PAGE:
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An ornate room in the Lower Belvedere.

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Fountain that was originally in the Neu Markt in the 1500's.

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Moscow Ballet clothing display from 1900 when Diaghilev was the Director with budding tsars such as Nijinski and Pavlova.

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It is rather a long walk from the Lower Belvedere up to the Upper Belvedere.

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The Upper Belvedere. The Upper Belvedere, completed between 1720 and 1722, is a more substantial building; with sparkling white stucco walls and copper roof it became a wonder of Europe.

It was built by Prince Eugene of Savoy 1663 to 1736 who was not the a member of the Royal family of the Holy Roman Empire rather one of the most accomplished military commanders in the history of Europe and using that success to achieve the highest offices of state at the Imperial court in Vienna.

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Ceiling painting of the Marble Hall in the Upper Belvedere by Carlo Carlone

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The Baroque gardens between the Lower and Upper Belvedere.

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Ornate ceiling in the Upper Belvedere.

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Modern art display in one of the rooms. The ceilings here would be at least 10 metres high.

The art collection is varied with Monet, Manet, Van Gogh, Pisarro etc. The most visited paintings are those by Gustav Klimt and Egon Schiele.

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The Kiss by Gustav Klimt

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The size of this oil on canvas is obvious when you compare the size of the people looking at it.

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We walked back down Prinz Eugene Strasse past the War Memorial to our hotel.

Later we went out for dinner. When in Vienna, it is a good idea to eat what the locals eat. here are our meals below - Pork hock with sauerkraut and dumplings and Wienerschnitzel.
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Pork Hock

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Schnitzel

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Imperial Hotel at night

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The Konzerthaus at night

On Saturday 13 September, we joined a walking tour of the old town. it was supposed to be an English tour but as we were small in number it was a German/English walking tour.
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The oldest building in Vienna, St Ruperecht Church nearly 1000 years old.

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Salt Lane. The salt came down the Danube from Salzburg salt mines and the ships were required to tie up here and sell the salt at a special price before they were allowed to sail on to other cities.
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This map shows the old town at this point before WW2. Gestapo HQ was on this bank of the Danube and the Soviet Army shelled the city from the other side. Houses along the river were destroyed.

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Old Town

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Oldest traffic sign. It says be careful and walk your horses with someone going ahead. See the narrowness of the street in the photo below.
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Very old and narrow street

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Greek Orthodox Church

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Oldest tavern 1436 and run continuously as a tavern.
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Gateway to the city branch of the Cistercian Holy Cross Abbey famous for their Gregorian Chants

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Cistercian Church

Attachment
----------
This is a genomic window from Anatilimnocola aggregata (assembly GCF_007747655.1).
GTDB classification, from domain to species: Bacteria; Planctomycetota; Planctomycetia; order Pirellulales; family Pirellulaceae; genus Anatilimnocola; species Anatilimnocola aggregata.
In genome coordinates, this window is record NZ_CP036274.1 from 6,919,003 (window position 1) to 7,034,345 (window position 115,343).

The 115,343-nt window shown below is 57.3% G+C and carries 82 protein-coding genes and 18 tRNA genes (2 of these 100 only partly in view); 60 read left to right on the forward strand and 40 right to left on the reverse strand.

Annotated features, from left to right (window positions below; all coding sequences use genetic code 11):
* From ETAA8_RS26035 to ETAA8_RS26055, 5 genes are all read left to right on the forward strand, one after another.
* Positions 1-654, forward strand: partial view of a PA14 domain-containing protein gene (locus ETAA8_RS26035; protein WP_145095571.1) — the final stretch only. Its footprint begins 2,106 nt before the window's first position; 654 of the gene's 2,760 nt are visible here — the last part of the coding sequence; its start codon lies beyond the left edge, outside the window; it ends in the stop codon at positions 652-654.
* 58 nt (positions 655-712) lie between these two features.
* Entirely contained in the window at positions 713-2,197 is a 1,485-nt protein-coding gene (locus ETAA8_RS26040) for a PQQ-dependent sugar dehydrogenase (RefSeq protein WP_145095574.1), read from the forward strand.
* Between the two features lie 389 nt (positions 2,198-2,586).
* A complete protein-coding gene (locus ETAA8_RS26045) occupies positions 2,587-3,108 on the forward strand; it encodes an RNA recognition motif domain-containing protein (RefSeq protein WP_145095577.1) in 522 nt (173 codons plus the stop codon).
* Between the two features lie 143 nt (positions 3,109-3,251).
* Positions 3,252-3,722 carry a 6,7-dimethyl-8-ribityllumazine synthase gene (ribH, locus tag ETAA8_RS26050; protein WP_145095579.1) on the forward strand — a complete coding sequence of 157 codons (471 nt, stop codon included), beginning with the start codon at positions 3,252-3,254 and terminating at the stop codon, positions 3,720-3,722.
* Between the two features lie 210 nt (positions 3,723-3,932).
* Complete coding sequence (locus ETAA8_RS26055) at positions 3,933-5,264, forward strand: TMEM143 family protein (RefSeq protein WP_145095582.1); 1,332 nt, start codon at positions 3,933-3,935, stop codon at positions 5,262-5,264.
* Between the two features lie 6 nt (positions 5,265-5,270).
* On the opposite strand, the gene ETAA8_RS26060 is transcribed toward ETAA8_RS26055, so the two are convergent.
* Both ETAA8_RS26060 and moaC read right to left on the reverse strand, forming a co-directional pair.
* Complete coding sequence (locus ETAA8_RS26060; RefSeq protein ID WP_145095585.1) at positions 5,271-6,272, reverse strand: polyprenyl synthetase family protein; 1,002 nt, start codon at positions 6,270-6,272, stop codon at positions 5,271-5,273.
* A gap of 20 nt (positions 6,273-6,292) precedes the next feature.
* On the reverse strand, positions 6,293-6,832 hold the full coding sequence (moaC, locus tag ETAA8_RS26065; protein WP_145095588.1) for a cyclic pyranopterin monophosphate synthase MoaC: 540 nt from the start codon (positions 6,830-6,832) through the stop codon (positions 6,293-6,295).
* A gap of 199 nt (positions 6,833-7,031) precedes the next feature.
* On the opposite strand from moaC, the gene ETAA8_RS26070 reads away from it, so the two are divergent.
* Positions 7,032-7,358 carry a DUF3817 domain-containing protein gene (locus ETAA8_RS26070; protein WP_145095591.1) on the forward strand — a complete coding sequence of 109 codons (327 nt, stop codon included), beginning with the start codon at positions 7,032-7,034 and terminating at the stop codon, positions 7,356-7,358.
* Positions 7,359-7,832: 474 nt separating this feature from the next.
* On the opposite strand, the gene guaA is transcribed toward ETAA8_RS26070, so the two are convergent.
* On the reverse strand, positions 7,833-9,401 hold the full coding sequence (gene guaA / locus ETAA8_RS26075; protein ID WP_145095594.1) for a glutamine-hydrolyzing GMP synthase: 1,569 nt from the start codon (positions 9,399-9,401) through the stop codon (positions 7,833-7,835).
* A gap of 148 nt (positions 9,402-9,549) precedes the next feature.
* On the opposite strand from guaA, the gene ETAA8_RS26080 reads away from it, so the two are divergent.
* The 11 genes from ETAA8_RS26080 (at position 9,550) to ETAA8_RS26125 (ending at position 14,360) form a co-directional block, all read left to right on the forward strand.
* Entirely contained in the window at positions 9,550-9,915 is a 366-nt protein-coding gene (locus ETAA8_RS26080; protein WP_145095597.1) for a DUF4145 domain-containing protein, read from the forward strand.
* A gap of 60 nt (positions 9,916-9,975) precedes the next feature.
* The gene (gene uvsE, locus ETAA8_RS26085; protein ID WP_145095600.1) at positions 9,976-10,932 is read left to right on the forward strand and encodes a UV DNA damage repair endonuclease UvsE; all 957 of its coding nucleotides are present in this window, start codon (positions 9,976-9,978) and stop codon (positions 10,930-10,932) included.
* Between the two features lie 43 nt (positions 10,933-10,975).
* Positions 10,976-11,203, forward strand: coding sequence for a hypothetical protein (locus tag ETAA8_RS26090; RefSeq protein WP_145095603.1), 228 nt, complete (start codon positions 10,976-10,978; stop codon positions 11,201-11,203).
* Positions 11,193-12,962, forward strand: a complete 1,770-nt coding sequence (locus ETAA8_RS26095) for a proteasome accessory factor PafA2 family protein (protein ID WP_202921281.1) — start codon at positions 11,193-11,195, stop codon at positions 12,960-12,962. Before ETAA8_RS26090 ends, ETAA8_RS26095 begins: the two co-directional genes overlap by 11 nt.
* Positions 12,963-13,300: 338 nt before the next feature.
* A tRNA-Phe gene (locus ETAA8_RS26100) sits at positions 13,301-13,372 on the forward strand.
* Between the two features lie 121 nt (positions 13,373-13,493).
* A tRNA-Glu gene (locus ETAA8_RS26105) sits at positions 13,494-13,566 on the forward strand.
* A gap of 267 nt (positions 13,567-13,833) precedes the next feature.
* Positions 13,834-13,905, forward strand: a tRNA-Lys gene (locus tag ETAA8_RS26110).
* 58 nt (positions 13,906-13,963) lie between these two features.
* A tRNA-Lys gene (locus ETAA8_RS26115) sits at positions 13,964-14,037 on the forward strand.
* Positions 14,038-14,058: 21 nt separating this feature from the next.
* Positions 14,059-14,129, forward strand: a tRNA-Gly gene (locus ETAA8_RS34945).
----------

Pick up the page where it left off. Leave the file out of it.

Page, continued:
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Viennese legend of a mythical creature that lived in a well below this building
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Jesuit Church as part of the old university.
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The altar inside the Jesuit Church
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Laneway between buildings in old town

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St Stephan's Cathedral
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Houses built around a 700 year old tree
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Mozart lived in this house with a maid and a cook. The house cost 400 Guilders a year and the maid was paid 10 Guilders a year. Mozart was out of resources when he died so was buried in a mass grave.

Tonight we had a traditional Heurigan (Viennese wine restaurant) dinner with music.
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On Sunday 14 September we woke early to Facetime a call to Tony for his birthday. after breakfast we had a city tour with Globus. We ended up having an extended tour as we had to miss parts of the city closed because of the Bike Marathon so we went to the Belvedere Palace once again. Here is a picture taken from the front gate this time.

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The front gates showing the coat of arms of Prince Eugene of Savoy
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The gardens in front of the Upper Belvedere
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Colleen in the picture showing the view from the Upper Belvedere over Vienna

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The Albertina Art Gallery in Vienna
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The Hofburg Palace, the Winter home of the Habsburgs. The Palace has 1 600 rooms.
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Hofburg Palace
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Hofburg Palace

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Roman ruins in Vienna
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Roman ruins in the centre of Vienna. the Romans left in 5 AD
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The Pestsaule (English: Plague Column) is located on the Graben, a street in the inner city of Vienna and is one of the most well-known and prominent pieces of sculpture in the city.

In 1679, Vienna was visited by one of the last big plague epidemics. Fleeing the city, Emperor Leopold I vowed to erect a mercy column if the epidemic would end.

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St Stephen's Cathedral was consecrated in 1147. The area was bombed by the US on 13 April 1945 two days before the end of the war and a fire destroyed the roof.
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The 850 year old front doors of the Cathedral.

In the morning we leave Vienna. We need 50 cents for a toilet stop before we leave Austria then enter Croatia where we stop overnight in Zagreb.

Posted by Kangatraveller 07:07 Archived in Austria Comments (0)